The EU will donate €1.13 billion to tech startups in 2023

The newly hired Work program 2023 of the European Innovation Council (EIC) will award €1.6 billion in funding to scientists and innovators who can scale breakthrough technologies and create new markets.

In particular, 70% of this amount (€ 1.13 billion) is reserved for the EIC acceleratorthat supports start-ups and SMEs in developing and marketing impactful innovations.

Specifically, €525 million will be made available for start-ups developing future technologies that will contribute to the EU’s strategic objectives. These include biomarkers for cancer, decontamination for pandemic management, energy storage, quantum or semiconductor components, resilient agriculture, space technology and the New European Bauhaus initiative.

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The remaining €613 million will be related to innovations without a specific topic requirement.

EIC’s work program for the coming year has three more key objectives: to increase the flow of talent to deep tech startups, to further support female innovators and to facilitate collaboration between private and public procurers.

Financing the EIC is an important but small step

To date, EIC’s support has produced some impressive results. First, the portfolio of companies has reached a combined value of more than €40 billion, including 12 unicorns and 112 centaurs.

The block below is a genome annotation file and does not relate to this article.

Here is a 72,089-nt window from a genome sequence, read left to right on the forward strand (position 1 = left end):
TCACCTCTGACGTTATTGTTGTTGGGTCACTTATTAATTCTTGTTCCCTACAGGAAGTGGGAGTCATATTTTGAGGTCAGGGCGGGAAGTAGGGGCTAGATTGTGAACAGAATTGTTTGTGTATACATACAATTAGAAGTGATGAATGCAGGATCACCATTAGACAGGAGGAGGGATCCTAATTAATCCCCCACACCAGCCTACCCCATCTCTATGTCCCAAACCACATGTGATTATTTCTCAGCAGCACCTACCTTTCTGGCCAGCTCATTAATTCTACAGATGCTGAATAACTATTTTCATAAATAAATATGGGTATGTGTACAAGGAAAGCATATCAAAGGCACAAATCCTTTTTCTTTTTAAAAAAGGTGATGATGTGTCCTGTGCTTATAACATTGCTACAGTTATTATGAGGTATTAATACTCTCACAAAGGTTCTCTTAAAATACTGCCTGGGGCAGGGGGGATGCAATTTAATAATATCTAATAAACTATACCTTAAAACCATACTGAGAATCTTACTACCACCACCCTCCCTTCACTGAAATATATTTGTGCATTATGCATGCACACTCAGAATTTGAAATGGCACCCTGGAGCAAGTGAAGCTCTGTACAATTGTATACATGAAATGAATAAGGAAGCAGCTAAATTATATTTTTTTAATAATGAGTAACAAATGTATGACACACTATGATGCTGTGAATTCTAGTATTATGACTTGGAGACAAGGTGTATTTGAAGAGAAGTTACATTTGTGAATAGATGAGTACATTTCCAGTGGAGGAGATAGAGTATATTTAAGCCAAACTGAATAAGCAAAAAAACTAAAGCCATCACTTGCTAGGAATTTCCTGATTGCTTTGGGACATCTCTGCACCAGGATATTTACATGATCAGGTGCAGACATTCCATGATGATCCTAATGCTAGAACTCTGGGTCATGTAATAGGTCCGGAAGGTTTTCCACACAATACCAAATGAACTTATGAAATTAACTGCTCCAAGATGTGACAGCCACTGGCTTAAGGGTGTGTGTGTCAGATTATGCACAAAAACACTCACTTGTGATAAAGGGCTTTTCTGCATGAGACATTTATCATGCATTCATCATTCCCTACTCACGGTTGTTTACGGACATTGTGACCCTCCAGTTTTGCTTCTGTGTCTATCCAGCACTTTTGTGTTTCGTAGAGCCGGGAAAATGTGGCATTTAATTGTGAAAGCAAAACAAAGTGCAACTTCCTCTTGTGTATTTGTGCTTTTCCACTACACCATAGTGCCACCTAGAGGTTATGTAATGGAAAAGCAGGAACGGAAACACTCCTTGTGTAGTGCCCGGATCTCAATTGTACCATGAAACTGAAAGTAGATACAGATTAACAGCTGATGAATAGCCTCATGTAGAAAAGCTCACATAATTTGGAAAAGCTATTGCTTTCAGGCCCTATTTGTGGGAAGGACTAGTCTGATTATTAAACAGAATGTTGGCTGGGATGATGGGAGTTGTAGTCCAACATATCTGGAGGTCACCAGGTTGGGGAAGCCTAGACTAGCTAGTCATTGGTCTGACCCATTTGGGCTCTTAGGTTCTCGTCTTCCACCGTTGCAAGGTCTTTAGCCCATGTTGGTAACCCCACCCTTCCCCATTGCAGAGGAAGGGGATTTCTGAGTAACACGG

The European Innovation Council has also managed to boost more than €10 billion in follow-on investment from the private sector. Add another €100 million in support for the commercialization of groundbreaking ideas. And we can expect next year’s funding to result in even greater momentum from the European technology industry.

But while €1.13 billion seems like a huge amount, in reality it is nowhere near enough. As a reference reference: private investment in deep tech companies in the UK reached $8.5 billion in 2021 alone — taking into account the exponential growth of the industry.

And if we – in a hypothetical scenario – split the funding from the EIC equally among the bloc’s 27 members, each country would actually end up with about €42 million of that €1.13 billion. Combine that with the slowdown experienced by the European technology industry in 2022and it is clear that public investment is an integral part of securing innovation.

Ultimately, Europe has a high concentration of technology companies, a skilled workforce and the infrastructure required to become a tech powerhouse, but it is hampered in some ways by a lack of adequate support.

Both the EU and local governments need to further fund emerging tech startups if the continent is to compete with the leading players in China and the US.

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